TPG Capital’s Puneet Bhatia: Avalanche of capital waiting to come to India
Puneet Bhatia, managing director, partner, and country head for TPG Capital India, talks about private equity in an era of superabundant capital, the pursuit of the Fortis deal, allocations to Indian Private equity, developing a healthcare platform at the Annual Mint Private Equity Conclave, 2018. Edited excerpts:
If you were to give me the good, bad and ugly of the Indian PE landscape, what would that be?
Ten years ago, India was mired in a lot of controversies. From that point to now, you do find that India has come a long way. This is reflected when you attend conferences and meet opinion shapers around the world. I remember an investor in particular, who every year does a highly intricate exercise with 50 variables that go into his black box to determine as to which country is best positioned for the next 20 years; and he said, ‘without fail in the last three years that country is India’. I think the global investors are now paying attention.
We particularly don’t do a good job in packaging ourselves. There’s an avalanche of capital waiting to come to India. Out of the $24 billion that came into India last year, almost two-thirds went into secondary deals and it was three corner fight where big investors like Tencent, Alibaba and SoftBank were investing in late stage companies in the consumer internet space.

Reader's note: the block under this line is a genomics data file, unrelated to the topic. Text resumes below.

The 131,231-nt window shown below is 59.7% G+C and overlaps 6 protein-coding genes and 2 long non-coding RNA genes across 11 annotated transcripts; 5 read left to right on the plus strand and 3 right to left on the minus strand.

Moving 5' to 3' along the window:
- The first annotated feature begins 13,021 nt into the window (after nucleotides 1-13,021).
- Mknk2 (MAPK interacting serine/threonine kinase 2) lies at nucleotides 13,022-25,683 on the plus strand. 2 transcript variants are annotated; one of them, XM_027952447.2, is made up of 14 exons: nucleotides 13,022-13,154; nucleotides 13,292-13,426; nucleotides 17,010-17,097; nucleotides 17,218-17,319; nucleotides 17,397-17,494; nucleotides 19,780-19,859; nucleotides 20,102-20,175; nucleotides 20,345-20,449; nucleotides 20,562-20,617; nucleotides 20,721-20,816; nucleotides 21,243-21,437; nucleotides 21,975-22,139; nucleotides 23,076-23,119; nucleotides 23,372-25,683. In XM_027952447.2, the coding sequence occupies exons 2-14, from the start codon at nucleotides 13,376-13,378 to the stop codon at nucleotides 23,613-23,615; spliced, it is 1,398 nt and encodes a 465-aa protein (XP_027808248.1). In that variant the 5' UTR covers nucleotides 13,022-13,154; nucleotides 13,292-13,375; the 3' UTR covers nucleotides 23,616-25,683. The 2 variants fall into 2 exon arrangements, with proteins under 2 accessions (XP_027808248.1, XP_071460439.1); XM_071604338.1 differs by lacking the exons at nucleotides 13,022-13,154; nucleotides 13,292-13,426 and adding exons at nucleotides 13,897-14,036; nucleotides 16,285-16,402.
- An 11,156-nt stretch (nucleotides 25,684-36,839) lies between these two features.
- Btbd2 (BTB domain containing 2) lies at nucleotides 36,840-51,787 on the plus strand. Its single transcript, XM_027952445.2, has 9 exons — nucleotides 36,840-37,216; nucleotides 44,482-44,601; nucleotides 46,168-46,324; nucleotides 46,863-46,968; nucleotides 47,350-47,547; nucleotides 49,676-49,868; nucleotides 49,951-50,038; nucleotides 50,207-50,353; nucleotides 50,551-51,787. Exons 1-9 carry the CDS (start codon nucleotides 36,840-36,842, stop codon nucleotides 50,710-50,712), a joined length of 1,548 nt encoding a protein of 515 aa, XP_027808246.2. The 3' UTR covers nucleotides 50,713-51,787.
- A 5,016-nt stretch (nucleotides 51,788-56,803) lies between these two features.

India is $2 trillion economy with the strongest GDP growth, millions of entrepreneurs and 12 million employable youth coming into the workforce every year. But only $4-5 billion of global PE capital went in as primary capital to create the platforms and to meet the opportunities that exist in this country. I think this is shocking given that we have the capability to attract 10 times more capital.
We are living in an era of superabundant capital. In such an environment how are you building TPG as a differentiated franchise?